Selvaraj is confident that the failure of the DMK government to distribute two acres of land each to the landless and protect fishermen from the Sri Lankan forces will help him get re-elected. Also in the race is Muthukumar of the DMDK.

In Thanjavur, Union Minister of State for Finance S.S. Palanimanickam (DMK) is seeking election for a fifth term and opposing him is Durai Balakrishnan of the MDMK. The DMDK nominee for the seat is Ramanathan. In 2004, Palanimanickam won the seat by 1.17 lakh votes. Palanimanickams popularity and experience will work in his favour. There is a small hurdle his strained relations with some local party leaders.

Chidambaram, in what is termed as the Vanniar belt, about 100 km off Thanjavur, has drawn Statewide attention. Thol. Thirumavalavan is seeking election after two unsuccessful attempts from here. He is facing a formidable opponent in the sitting MP, E. Ponnusami, of the PMK. In 2004, Ponnusami defeated Thirumavalavan by about 90,000 votes. The margin was much more (1.2 lakhs) in 1999. Thirumavalavan, who contested both the elections on his own, finds himself in the DMK-led front this time.

He said that the fact that he was fighting this time as part of a strong alliance would be a major point favouring him. The discontent of a section of the electorate over the performance of the sitting MP would help him, he said. The welfare schemes launched by the government and its achievements in general, he hoped, would ensure his victory.

His poll plank is protecting the States rights and the rights of Tamils all over the world, including Eelam Tamils. He said his party would strive for the provision of land and houses and 50 per cent reservation for the downtrodden sections and archaka rights for women, and the industrialisation of the State.

Ponnusami recalled his service to his constituency through the allotment substantial of funds for various schemes, including many railway projects. He supported the demand for due compensation to those who provided their land for a new project of the Neyveli Lignite Corporation and for provision of jobs to their wards.

One of the key constituencies in the region is Mayiladuthurai, where Union Minister for Panchayati Raj Mani Shankar Aiyar is seeking re-election for the fourth time. Taking him on in a multi-cornered contest is a former propaganda secretary of the AIADMK, O.S. Manian. Mani Shankar Aiyars passion for panchayati raj and dedication to the cause of devolution of power to local bodies have received wide acclaim.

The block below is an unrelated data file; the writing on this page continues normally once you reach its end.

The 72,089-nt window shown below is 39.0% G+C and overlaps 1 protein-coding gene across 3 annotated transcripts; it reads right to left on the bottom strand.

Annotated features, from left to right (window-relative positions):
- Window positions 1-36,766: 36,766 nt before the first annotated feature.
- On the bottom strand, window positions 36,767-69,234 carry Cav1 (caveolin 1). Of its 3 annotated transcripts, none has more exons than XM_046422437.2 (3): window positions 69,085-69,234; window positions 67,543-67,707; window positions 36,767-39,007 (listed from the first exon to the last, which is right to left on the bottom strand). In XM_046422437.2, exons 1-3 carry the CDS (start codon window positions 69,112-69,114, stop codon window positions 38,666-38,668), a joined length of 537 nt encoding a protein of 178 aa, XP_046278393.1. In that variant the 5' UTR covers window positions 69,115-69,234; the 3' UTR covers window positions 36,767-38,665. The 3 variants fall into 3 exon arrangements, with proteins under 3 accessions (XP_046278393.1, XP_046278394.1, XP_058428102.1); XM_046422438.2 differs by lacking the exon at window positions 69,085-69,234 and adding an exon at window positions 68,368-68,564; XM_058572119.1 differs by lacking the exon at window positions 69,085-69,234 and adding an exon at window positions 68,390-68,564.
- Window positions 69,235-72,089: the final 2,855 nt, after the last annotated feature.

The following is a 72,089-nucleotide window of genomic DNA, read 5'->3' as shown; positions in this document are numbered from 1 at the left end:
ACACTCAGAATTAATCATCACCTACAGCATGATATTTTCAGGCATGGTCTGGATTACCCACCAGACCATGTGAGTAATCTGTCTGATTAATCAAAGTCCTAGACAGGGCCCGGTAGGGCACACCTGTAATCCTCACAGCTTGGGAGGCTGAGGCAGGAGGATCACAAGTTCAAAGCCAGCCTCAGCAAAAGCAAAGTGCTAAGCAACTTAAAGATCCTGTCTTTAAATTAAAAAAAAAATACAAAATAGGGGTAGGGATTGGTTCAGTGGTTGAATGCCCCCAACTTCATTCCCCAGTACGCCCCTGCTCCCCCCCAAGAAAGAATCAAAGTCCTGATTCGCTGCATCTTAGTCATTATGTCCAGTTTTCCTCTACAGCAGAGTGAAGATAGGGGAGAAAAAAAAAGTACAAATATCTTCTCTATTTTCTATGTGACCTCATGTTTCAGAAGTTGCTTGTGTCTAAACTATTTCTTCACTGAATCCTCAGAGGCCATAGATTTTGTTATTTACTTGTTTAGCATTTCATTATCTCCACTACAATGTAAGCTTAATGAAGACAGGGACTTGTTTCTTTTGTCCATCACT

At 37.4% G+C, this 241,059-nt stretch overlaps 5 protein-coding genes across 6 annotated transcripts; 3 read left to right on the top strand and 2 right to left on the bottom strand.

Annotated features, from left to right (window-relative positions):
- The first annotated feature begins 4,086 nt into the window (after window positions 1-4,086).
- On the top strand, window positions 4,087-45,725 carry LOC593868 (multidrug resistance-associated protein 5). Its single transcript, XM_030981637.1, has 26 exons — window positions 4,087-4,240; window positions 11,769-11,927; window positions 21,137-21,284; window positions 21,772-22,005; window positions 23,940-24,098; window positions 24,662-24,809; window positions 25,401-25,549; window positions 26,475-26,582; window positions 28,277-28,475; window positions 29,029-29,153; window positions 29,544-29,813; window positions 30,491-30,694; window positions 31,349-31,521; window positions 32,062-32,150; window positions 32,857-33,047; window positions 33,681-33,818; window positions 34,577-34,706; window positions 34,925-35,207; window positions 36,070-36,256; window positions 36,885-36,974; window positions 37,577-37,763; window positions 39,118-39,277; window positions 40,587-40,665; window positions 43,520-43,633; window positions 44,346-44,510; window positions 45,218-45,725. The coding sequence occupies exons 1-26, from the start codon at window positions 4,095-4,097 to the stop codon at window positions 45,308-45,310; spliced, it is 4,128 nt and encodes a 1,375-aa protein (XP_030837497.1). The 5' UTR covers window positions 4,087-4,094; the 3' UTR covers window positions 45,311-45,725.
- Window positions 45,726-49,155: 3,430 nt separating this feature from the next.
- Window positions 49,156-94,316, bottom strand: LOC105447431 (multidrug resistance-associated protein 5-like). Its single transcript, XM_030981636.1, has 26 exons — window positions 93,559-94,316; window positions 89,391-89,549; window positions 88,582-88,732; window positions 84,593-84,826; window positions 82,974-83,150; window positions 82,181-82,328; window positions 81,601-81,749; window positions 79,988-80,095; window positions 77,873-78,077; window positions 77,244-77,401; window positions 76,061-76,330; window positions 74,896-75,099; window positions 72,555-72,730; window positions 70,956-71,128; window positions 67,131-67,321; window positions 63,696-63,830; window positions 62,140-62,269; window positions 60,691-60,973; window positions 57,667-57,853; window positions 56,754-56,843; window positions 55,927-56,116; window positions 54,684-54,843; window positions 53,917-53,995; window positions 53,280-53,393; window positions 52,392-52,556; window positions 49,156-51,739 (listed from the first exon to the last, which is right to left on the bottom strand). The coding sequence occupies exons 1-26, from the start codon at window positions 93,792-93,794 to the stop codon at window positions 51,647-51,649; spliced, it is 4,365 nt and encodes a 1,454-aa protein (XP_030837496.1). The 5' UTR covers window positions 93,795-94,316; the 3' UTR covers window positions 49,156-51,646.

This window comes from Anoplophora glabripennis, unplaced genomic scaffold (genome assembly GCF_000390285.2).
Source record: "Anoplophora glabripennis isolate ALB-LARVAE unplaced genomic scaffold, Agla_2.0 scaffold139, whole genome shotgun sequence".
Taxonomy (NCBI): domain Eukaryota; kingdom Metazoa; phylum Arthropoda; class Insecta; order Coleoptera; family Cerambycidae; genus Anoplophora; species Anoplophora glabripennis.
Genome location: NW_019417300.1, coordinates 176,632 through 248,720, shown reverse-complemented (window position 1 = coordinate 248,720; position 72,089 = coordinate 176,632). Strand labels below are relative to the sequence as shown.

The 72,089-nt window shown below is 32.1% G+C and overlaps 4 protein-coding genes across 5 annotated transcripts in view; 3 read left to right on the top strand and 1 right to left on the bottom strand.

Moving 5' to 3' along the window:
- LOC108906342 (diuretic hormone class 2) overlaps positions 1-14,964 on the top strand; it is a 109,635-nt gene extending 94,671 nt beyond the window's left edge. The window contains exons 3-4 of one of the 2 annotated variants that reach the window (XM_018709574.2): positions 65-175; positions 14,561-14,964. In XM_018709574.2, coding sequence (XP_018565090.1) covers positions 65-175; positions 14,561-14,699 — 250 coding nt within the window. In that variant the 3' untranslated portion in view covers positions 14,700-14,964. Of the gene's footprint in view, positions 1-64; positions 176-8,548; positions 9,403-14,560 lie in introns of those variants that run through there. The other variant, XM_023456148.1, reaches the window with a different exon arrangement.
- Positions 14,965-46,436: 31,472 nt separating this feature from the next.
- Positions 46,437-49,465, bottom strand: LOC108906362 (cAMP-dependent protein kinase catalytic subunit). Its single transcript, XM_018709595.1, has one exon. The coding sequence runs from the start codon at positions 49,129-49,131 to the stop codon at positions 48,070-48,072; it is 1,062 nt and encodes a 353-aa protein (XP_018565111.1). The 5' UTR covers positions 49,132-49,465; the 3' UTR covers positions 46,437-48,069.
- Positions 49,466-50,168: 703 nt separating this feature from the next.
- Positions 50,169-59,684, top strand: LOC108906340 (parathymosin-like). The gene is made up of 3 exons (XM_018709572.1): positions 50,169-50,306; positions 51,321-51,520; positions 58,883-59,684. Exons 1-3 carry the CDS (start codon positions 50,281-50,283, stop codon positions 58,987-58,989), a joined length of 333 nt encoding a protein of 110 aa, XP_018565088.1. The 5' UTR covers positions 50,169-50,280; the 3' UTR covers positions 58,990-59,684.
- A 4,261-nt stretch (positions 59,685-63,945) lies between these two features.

Manian, who has been a member of AIADMK since its inception in 1972, said both the Union and State governments had earned the displeasure of the people over acts of terrorism across the country and the sharp rise in the prices of essential commodities. Frequent power cuts had added to the misery of the people, he said.

KARNATAKA Money and power By Ravi Sharma in Bangalore

CASH and caste are the catchwords in Karnataka politics as the Congress, the BJP and the Janata Dal (Secular) vie for the 28 parliamentary seats that go to the polls on April 30. Ideology and party loyalty seem to have given way to winnability, money power and rapport with the electorate. This was evident right from the selection of candidates to the defections and to the mode of campaigning.

Leading the way is the BJP, which, despite infighting, anti-incumbency sentiment and a consolidation of secular votes in a few constituencies, has been able to use its position as the ruling party to good effect and also attract a number of powerful communities and influential religious heads to its side. It is confident of retaining the 18 seats it won in 2004. (The Congress won eight seats and the JD(S) won two.)